With a long coastline totaling 6,435 km (3,999 miles), Chile has always been a maritime nation and highly dependent on its ties and resources from the sea.
Scotsman Lord Thomas Alexander Cochrane, 10th Earl of Dundonald (1775-1860), then a retired captain in the British Royal Navy, was called upon in 1818 by the newly independent Republic of Chile to oversee the creation of its maritime fighting force and was named its first Admiral. Cochrane prepared the country's first warships, recruiting crews, appointing officers (most of whom were originally British) and developing the fleet into a fearsome navy. He died in London in 1860 and is buried in the nave of Westminster Abbey.
Throughout its history, the Chilean Navy has always risen to the challenge of protecting Chilean waters and maritime transport, providing efficient communications and contributing to the development of infrastructure at the service of the Chilean nation. It has always maintained close ties to the Royal Navy and its traditions, organization and prestige reflect these links to this day.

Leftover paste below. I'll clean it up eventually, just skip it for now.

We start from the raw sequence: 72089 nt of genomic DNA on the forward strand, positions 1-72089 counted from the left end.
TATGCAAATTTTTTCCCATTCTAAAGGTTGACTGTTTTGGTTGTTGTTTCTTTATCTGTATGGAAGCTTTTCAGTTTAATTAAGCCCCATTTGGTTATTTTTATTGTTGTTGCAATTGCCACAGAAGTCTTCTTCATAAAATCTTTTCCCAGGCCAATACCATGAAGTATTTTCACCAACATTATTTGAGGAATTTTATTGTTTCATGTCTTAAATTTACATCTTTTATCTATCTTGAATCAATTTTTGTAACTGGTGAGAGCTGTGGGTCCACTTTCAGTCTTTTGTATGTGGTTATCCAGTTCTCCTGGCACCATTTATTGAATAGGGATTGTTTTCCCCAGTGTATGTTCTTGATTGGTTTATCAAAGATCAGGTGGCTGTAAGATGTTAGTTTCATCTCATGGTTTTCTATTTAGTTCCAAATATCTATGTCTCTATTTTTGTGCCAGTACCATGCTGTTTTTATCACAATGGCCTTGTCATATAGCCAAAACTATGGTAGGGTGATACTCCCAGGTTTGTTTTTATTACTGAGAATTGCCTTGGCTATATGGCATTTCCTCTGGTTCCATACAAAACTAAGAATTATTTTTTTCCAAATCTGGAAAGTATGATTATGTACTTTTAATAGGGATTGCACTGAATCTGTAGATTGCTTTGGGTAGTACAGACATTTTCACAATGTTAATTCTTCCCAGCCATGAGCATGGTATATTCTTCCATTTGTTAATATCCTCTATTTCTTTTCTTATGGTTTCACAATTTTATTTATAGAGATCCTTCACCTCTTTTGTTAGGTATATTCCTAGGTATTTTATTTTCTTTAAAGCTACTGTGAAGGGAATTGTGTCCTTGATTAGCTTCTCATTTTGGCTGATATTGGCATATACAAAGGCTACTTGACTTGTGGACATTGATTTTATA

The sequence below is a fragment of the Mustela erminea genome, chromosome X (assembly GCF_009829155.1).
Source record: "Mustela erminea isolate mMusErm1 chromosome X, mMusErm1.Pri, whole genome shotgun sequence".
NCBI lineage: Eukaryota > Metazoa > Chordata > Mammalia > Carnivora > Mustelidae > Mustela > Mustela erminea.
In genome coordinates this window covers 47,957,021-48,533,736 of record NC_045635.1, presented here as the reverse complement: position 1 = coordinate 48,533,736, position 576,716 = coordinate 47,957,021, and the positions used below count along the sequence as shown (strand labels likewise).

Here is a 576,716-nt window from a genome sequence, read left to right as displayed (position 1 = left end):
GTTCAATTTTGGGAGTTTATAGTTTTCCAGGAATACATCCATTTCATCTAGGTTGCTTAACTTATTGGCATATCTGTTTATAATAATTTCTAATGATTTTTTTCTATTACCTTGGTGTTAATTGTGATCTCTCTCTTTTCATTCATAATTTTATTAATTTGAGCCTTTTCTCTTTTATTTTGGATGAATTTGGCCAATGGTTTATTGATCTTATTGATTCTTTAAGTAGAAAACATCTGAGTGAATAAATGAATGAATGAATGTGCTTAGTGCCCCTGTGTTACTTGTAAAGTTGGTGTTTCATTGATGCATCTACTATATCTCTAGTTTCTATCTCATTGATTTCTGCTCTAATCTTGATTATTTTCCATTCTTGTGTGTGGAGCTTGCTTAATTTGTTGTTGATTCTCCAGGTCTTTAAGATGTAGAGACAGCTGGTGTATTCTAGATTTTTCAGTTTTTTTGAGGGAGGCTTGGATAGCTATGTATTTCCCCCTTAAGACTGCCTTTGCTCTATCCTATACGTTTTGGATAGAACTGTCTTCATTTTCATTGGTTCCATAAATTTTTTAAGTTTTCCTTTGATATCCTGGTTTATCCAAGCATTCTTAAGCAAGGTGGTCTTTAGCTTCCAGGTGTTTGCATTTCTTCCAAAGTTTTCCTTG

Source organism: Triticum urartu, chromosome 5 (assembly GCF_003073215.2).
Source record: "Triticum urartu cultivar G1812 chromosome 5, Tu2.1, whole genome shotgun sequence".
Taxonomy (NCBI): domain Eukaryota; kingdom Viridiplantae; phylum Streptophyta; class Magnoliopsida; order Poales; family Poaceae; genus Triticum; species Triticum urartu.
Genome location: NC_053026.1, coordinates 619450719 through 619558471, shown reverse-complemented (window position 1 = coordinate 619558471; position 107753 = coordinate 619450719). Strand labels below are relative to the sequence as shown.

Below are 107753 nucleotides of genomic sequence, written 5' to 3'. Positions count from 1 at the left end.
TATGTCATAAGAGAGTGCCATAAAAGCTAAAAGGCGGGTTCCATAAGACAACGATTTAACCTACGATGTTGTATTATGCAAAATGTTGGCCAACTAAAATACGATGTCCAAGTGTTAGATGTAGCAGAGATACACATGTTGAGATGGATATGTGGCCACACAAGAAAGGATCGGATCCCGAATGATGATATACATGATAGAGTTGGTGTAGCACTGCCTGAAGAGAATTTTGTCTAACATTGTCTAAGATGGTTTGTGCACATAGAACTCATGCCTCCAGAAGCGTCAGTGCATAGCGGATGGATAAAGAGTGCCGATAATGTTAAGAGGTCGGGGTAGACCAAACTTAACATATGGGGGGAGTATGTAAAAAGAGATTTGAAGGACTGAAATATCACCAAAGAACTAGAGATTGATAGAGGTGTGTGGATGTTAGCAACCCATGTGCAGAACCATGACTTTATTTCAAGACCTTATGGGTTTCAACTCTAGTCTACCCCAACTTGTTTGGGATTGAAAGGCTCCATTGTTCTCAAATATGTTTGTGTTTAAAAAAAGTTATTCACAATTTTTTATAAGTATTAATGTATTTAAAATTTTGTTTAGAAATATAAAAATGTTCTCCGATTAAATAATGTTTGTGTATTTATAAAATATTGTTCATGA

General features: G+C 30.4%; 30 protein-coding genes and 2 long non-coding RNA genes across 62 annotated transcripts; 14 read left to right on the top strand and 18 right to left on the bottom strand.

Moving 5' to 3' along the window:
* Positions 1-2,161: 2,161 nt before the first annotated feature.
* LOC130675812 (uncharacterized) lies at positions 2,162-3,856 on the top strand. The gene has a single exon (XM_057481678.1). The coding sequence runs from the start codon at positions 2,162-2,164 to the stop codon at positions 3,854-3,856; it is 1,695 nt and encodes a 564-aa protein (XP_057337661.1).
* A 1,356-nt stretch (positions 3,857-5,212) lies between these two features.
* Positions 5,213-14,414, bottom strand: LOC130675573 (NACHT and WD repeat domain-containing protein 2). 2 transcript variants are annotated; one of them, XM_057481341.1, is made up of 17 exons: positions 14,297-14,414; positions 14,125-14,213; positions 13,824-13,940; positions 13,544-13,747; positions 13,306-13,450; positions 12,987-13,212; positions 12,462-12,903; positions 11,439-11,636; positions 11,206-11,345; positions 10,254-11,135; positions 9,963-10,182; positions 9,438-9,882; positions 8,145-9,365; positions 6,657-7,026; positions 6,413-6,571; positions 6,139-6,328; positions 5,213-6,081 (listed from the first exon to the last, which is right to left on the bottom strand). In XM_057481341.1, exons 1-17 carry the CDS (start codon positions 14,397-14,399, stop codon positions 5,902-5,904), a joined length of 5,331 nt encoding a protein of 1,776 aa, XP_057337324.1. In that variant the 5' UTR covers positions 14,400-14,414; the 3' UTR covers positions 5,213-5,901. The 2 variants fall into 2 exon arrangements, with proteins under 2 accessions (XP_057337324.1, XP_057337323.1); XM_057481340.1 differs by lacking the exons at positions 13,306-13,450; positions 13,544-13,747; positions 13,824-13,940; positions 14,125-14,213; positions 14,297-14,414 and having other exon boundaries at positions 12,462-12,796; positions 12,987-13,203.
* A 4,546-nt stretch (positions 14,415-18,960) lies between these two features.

Throughout the month of May, traditional ceremonies and commemorative events are celebrated throughout Chile that culminate on May 21 with the 'Day of Naval Glories', remembering the heroic deed of Arturo Prat and his comrades in the Iquique harbour. This date is also celebrated in the UK with a ceremony commemorating the life of Lord Cochrane and a celebration of the close and cordial relationship between the two countries' navies.